Published: Revolutionary Thought in the 20th Century, Zed Press, 1980
(permission to reproduce this selection granted by Professor Ben Turok MP)
Transcribed: Dominic Tweedie
Markup: Christian Liebl for Le Duan Reference Archive (marxists.org), 2004
The August Revolution, like people’s revolutions in other countries, has taught the South Vietnamese revolutionaries that any revolution with a marked popular character must use both political and military forces to secure victory. Revolution being the uprising of the oppressed and exploited masses, one must adopt the revolutionary mass viewpoint to understand revolutionary violence which involves two forces — political and military forces — and two forms of struggle — political and armed struggle - and thereby to realize the offensive position of revolution when revolutionary situations are ripe.
On the contrary, if one considers revolutionary violence merely from the point of view of armed struggle, and consequently takes into account only the military force of the two sides to appraise the balance of forces between revolution and counter-revolution, mistakes will be inevitable: either one will underestimate the strength of the revolution and dare not mobilize the masses for insurrection, or, once the insurrection has been launched, one will not dare step up the offensive to push ahead the revolution, or when the armed struggle has been unleashed, one cannot avoid falling back to a defensive strategy.
In 1959-1960, when the American imperialists and their henchmen used most barbarous fascist means to sow terror and carry out mass slaughter, the South Vietnamese revolutionaries held that the enemy had sustained a basic political defeat and could no longer rule as in the past, while the people had come to realize more and more clearly that they could no longer live under the enemy’s yoke and had to rise up and wage a life-and-death struggle to liberate themselves. Under those circumstances the South Vietnamese people rose up, using mainly political struggle, broke the enemy’s grip, controlled large rural areas, wrested back power, redistributed land, set up ‘self-management committees’, made every effort to develop their forces in every field, and launched a widespread people’s war to carry on their liberation struggle.
In South Vietnam, as the vast countryside has a natural economy not very dependent on the towns and an almost exclusively peasant population living on agriculture, the aggressors and their henchmen ruling in urban centres cannot establish a strict control over the rural areas. That is why, when conditions are ripe for revolution, the villages constitute the weakest spot where the puppet administration becomes shaky and sinks into a crisis, hence the possibility of most rapidly starting local insurrections and of destroying the enemy’s power apparatus considerably.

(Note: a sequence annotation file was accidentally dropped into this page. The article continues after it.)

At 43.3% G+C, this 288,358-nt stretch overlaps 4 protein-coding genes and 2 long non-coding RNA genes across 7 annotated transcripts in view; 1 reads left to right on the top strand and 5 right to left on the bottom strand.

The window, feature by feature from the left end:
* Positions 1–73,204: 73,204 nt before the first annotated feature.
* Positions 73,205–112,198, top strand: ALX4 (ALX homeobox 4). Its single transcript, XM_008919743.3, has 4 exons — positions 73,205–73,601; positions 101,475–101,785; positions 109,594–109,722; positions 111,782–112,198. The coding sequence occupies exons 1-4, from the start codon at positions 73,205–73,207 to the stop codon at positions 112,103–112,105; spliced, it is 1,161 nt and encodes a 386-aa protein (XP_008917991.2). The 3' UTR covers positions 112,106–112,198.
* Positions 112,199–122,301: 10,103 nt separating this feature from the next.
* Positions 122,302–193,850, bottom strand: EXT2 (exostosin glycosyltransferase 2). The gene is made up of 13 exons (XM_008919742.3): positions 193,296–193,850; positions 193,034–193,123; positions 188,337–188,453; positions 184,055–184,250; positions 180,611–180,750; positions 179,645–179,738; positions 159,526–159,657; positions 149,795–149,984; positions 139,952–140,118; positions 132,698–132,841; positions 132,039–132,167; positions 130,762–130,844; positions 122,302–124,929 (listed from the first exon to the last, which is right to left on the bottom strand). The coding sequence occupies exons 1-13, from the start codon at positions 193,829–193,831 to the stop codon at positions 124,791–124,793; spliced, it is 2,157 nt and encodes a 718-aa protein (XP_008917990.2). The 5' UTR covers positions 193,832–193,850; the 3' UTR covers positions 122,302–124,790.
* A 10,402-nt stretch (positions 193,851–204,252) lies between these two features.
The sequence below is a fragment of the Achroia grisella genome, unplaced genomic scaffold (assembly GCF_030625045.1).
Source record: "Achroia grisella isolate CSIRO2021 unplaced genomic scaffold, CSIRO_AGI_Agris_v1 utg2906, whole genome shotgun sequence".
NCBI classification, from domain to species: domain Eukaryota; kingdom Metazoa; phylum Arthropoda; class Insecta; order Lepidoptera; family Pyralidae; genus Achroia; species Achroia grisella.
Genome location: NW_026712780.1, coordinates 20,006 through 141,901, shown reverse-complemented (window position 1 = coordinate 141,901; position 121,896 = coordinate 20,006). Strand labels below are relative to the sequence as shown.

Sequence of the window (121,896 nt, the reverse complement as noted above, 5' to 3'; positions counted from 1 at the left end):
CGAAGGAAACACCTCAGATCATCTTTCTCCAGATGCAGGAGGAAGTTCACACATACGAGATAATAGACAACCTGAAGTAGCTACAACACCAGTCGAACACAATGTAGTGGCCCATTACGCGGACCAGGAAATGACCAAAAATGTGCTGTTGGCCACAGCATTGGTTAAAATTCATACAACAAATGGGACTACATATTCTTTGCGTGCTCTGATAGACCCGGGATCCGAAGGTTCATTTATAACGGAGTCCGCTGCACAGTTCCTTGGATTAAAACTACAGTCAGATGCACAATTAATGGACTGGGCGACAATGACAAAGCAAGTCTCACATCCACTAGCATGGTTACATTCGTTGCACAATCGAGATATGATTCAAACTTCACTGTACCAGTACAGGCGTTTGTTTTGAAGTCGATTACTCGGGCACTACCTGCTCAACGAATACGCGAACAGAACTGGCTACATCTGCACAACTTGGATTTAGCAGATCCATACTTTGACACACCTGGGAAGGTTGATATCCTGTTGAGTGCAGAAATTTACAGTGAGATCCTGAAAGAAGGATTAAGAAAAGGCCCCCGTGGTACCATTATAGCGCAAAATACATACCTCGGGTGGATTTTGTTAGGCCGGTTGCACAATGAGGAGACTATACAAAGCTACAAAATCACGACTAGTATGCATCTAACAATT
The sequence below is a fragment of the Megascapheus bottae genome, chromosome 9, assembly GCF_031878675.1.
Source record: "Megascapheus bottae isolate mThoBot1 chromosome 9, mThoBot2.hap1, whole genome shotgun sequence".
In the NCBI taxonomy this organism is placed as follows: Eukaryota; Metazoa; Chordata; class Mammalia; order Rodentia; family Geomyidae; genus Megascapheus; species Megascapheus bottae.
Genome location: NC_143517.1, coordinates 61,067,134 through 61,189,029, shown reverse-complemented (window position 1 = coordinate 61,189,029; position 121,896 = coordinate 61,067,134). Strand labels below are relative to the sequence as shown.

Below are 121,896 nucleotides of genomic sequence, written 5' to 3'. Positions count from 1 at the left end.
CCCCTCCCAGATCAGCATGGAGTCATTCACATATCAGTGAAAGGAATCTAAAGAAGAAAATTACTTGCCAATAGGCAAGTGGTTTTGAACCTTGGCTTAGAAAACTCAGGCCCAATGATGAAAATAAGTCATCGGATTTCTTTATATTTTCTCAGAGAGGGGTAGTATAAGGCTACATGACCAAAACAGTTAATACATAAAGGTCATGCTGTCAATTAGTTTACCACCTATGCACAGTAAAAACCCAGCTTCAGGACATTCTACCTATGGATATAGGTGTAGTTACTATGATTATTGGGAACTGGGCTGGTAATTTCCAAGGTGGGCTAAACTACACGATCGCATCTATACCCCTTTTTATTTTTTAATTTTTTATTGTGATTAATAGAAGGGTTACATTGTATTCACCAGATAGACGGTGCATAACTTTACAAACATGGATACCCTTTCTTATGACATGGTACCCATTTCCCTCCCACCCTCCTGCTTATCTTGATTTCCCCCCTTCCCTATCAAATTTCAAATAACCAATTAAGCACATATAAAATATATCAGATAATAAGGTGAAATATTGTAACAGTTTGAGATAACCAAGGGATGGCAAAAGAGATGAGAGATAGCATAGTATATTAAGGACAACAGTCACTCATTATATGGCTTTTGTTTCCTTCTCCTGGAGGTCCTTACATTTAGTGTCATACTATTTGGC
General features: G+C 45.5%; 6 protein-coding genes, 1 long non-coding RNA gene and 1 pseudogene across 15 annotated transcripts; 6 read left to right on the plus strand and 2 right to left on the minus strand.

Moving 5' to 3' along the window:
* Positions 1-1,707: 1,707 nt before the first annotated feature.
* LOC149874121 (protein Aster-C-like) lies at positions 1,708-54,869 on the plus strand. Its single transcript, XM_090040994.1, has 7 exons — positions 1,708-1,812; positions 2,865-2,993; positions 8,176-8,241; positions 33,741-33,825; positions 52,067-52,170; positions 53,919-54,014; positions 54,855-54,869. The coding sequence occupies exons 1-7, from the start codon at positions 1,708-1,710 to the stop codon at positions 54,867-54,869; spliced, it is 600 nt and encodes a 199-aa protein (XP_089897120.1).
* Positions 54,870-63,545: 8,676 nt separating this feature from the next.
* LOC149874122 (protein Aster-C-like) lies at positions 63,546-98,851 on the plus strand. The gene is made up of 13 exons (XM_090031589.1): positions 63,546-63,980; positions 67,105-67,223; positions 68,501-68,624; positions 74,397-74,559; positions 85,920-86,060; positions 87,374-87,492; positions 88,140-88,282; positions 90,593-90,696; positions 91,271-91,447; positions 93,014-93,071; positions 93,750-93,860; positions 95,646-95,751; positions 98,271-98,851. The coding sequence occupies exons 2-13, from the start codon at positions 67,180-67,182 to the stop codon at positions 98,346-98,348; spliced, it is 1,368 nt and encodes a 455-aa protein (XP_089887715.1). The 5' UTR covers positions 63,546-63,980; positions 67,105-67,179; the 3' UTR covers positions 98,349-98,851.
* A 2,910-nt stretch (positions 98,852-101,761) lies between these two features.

After liberating extensive rural areas, the people gradually built up large strong armed forces, rapidly organized powerful political forces, vigorously boosted the revolutionary movement throughout the South, stepped up political and military struggle, firmly upheld their offensive position, foiled all the enemy’s political and military schemes, and kept on pushing forward the South Vietnamese revolution. Since then, the close combination of political and military struggle constitutes the basic form of revolutionary violence in South Vietnam, the most suitable one to resist neocolonialism. It has been used not only in the course of insurrections, but also in dealing with the American imperialists’ ‘special warfare’ and ‘limited warfare’. This combination of political and military struggle is carried out in accordance with the balance of forces in the three strategic rural, urban and hill-forest areas, as well as with the general tasks of the revolution and the specific tasks of each period.
Like the national-democratic revolution all over the country in the past, the present South Vietnamese revolution has the workers and peasants as its main force and the worker-peasant alliance led by the working class as the cornerstone of the national united front. Therefore, it cannot repose exclusively on the revolutionary forces in the countryside, but has to build up revolutionary forces in the towns as well, and impel revolutionary struggle in both of these areas. In the process of the struggle the revolutionary movements in both areas have been closely co-ordinated, greatly influencing and vigorously impelling each other. If the revolutionary upsurge in the countryside some years ago made its impact strongly felt upon the revolutionary movement in the towns, the seething struggle of the urban masses now has created highly favourable conditions for uprisings in the countryside and the extension of the people’s war.
The recent fierce political struggle of the townsfolk has restrained, sometimes slowed down or seriously upset, the military activities of the enemy on the battlefields, thus efficaciously helping the offensive of the revolutionary armed forces; conversely, the military successes on the battlefields, like the repeated attacks by the liberation troops against the enemy’s rear bases and dens in the towns and cities have accelerated the growth of the urban revolutionary movement.
In short, the South Vietnamese revolution develops by using the revolutionary violence of the masses to launch local insurrections in the countryside, organizing revolutionary forces in both rural and urban areas — military and political forces alike — and holding firm the offensive position to attack the enemy with military and political actions and agitation among his troops in all the three strategic rural, urban and hill-forest areas so as to smash gradually all his military and political activities and win complete victory.